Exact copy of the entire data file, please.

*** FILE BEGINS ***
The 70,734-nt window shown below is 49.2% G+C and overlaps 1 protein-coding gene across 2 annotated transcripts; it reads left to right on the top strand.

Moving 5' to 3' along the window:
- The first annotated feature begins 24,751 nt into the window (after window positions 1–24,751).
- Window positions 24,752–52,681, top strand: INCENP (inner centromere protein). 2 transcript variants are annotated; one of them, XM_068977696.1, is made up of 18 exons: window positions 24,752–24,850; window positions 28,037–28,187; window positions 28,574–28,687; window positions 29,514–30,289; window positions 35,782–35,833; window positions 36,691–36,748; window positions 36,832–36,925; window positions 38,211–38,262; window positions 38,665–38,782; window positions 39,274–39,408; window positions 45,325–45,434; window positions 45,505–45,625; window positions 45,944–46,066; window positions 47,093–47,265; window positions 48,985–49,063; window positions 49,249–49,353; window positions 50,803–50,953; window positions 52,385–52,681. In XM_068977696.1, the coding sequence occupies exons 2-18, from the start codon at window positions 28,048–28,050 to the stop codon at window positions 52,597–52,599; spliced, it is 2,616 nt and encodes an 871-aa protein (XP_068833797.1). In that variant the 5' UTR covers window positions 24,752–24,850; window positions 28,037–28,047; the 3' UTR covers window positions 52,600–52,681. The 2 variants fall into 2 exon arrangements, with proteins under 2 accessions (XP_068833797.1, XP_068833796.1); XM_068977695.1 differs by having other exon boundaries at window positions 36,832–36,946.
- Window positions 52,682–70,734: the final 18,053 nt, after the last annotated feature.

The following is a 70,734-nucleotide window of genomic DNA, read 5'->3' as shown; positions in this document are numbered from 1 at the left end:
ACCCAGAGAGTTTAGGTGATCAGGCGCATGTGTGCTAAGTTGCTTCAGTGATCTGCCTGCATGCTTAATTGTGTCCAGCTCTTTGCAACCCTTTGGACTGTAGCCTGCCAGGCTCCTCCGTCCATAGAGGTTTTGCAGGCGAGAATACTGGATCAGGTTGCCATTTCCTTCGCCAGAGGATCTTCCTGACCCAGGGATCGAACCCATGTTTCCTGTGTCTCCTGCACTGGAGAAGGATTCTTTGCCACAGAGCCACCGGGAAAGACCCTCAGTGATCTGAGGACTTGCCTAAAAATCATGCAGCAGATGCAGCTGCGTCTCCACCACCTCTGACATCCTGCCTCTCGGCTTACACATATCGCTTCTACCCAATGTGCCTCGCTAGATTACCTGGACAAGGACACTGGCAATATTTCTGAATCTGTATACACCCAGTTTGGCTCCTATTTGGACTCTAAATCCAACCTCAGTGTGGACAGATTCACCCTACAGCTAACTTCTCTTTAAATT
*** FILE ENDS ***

The 70,734-nt window shown below is 49.2% G+C and overlaps 1 protein-coding gene across 2 annotated transcripts; it reads left to right on the top strand.

Moving 5' to 3' along the window:
- The first annotated feature begins 24,751 nt into the window (after window positions 1–24,751).
- Window positions 24,752–52,681, top strand: INCENP (inner centromere protein). 2 transcript variants are annotated; one of them, XM_068977696.1, is made up of 18 exons: window positions 24,752–24,850; window positions 28,037–28,187; window positions 28,574–28,687; window positions 29,514–30,289; window positions 35,782–35,833; window positions 36,691–36,748; window positions 36,832–36,925; window positions 38,211–38,262; window positions 38,665–38,782; window positions 39,274–39,408; window positions 45,325–45,434; window positions 45,505–45,625; window positions 45,944–46,066; window positions 47,093–47,265; window positions 48,985–49,063; window positions 49,249–49,353; window positions 50,803–50,953; window positions 52,385–52,681. In XM_068977696.1, the coding sequence occupies exons 2-18, from the start codon at window positions 28,048–28,050 to the stop codon at window positions 52,597–52,599; spliced, it is 2,616 nt and encodes an 871-aa protein (XP_068833797.1). In that variant the 5' UTR covers window positions 24,752–24,850; window positions 28,037–28,047; the 3' UTR covers window positions 52,600–52,681. The 2 variants fall into 2 exon arrangements, with proteins under 2 accessions (XP_068833797.1, XP_068833796.1); XM_068977695.1 differs by having other exon boundaries at window positions 36,832–36,946.
- Window positions 52,682–70,734: the final 18,053 nt, after the last annotated feature.

The following is a 70,734-nucleotide window of genomic DNA, read 5'->3' as shown; positions in this document are numbered from 1 at the left end:
ACCCAGAGAGTTTAGGTGATCAGGCGCATGTGTGCTAAGTTGCTTCAGTGATCTGCCTGCATGCTTAATTGTGTCCAGCTCTTTGCAACCCTTTGGACTGTAGCCTGCCAGGCTCCTCCGTCCATAGAGGTTTTGCAGGCGAGAATACTGGATCAGGTTGCCATTTCCTTCGCCAGAGGATCTTCCTGACCCAGGGATCGAACCCATGTTTCCTGTGTCTCCTGCACTGGAGAAGGATTCTTTGCCACAGAGCCACCGGGAAAGACCCTCAGTGATCTGAGGACTTGCCTAAAAATCATGCAGCAGATGCAGCTGCGTCTCCACCACCTCTGACATCCTGCCTCTCGGCTTACACATATCGCTTCTACCCAATGTGCCTCGCTAGATTACCTGGACAAGGACACTGGCAATATTTCTGAATCTGTATACACCCAGTTTGGCTCCTATTTGGACTCTAAATCCAACCTCAGTGTGGACAGATTCACCCTACAGCTAACTTCTCTTTAAATT